The Four-Legged Zoo is a song part of Multiplication Rock!. It goes over multiplying by fours. It features a class going to the zoo on a field trip, and they use the legs of the animals to multiply by four. The music and lyrics are both by Bob Dorough. He also performs it with a chorus of kids. The original aridate was February 10, 1973.
A teacher (Miss Simpson) takes her class to the zoo where they use the animals to learn the multiplication of 4 with four legged-animals (all mammals).
- Children: We went to the Four-Legged Zoo, to visit our four-legged friends
- Lions and tigers, cats and dogs; a goat and a cow and a couple of hogs
- Man: A rhinocerous and of course a hippopotamus... oh yes, a horse!
- Children: There are elk and bison, a gnu or two; giraffes and elephants quite a few
- Man: A llama, alpaca, vicuna too; zebras, ibexes, and one big kudu; it was swell.
- Boy #1: I liked the gazelle.
- Boy #2: Now Miss Simpson said...
- Girl: She teaches school, you know.
- Boy #2: Yeah, she took us there. Well, Miss Simpson said if we counted every head on these quadrupeds, then multiplied that number by four, we'd know how many feet went through the door if we turned them all loose.
- Children: Oh no, don't do that!
- Boy #2: It's really a groovy zoo.
- Children: But anyway what Miss Simpson said it was a good chance to work on our fours in our head. One, two, three, four!
- Man: I'll take a lion
- Children: One times four
- Man: He's got four legs and maybe a roar
- Children: Give me two camels, that's two times four; eight legs walking across the desert floor!
- Man: A tiger and a lamb and a fat kudu...
- (with chorus)...would by three times four, equals twelve legs too
- Man: But we might have to subtract when that tiger was through...
- Man: Four four-footed friends, no matter who would have 16 legs, and it's always true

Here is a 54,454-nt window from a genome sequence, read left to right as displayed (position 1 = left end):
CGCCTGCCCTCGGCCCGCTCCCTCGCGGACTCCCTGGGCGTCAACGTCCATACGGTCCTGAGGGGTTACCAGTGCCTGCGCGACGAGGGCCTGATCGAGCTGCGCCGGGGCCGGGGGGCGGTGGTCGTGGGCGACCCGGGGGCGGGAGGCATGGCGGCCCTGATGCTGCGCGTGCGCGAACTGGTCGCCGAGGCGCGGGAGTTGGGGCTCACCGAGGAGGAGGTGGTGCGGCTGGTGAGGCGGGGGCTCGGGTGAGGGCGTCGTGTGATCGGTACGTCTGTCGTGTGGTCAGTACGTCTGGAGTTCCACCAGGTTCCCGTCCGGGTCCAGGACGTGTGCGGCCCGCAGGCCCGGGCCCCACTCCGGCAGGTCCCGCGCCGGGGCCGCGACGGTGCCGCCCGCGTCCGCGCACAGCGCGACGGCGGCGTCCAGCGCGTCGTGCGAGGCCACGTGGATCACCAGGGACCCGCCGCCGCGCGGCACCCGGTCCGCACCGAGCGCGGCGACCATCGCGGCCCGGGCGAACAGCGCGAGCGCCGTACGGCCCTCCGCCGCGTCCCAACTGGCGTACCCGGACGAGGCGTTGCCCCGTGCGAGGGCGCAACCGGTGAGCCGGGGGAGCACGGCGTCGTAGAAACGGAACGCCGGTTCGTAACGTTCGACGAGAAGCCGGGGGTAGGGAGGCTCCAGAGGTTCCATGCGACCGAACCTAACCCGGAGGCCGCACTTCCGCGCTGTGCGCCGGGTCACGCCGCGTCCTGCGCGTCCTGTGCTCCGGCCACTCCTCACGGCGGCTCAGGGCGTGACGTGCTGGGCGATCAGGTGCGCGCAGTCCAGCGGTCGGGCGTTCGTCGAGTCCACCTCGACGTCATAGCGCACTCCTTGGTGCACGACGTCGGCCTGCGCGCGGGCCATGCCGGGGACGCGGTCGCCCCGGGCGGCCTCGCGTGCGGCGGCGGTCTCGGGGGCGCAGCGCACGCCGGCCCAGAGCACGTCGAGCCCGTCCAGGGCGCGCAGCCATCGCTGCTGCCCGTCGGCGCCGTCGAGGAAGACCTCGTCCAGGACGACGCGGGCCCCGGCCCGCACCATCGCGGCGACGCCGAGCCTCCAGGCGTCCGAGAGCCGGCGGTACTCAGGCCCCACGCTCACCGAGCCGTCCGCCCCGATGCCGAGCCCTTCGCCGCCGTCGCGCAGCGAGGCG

- Children: That's four times four is sixteen; five times four is twenty
- Man: Now a coach and six, if you were Cinderella would have you home by midnight if those 24 legs ran fast as lightning.
- Children: Six times four equals 24, seven times four equals 28
- Man: Anyone knows that, who cares about seven...(with chorus)...and eight antelope have 32 legs cause eight times four is 32
- Man: Here come a small herd of buffalo; they say they're getting extinct, you know
- Boy #1: I can count nine
- Boy #2: That's 36 legs,
- Children: Nine times four is 36. Here comes a baby buffalo
- Man: That's good, that's ten! And ten times four, you know, is 40...
- Eleven coyotes...
- Children: Eleven times four
- Man: ...went sneaking across the prairie floor. On all of their legs...
- Children: ...equals 44.
- Man: Now twelve times four is as high as we go
- 'Children: Twelve times four is 48
- Man: But there were so very, very, many, many more animals standing there by the gate...
- (with children) ...but we'd have to use a pencil if we counted them all And we really had fun and we saw every one
- Boy: A bear, a cougar, a jackal, a yak, a fox...
- Children: (singing) ...some deer, and a sweet giraffe
- Man: And I can't remember how many, many more
- (with children) ...but we multiplied them all by four and some of them thanked us with a roar
- The man sings the phrase "Nine times four is 36" on "The Best of Nicktoons" album in 1998.
Schoolhouse Rock: Math Rock Edit
- The dog from this song plays an important role in one of the games. In his game, the player must move him around to coral animals into specific pens based on their numbers. After 3 rounds, the dog will join Lucky Seven Sampson's band as the singer.
(Constellation cameo appearance) Edit
- The 4 Legged Zoo makes a cameo appearance as a constellation.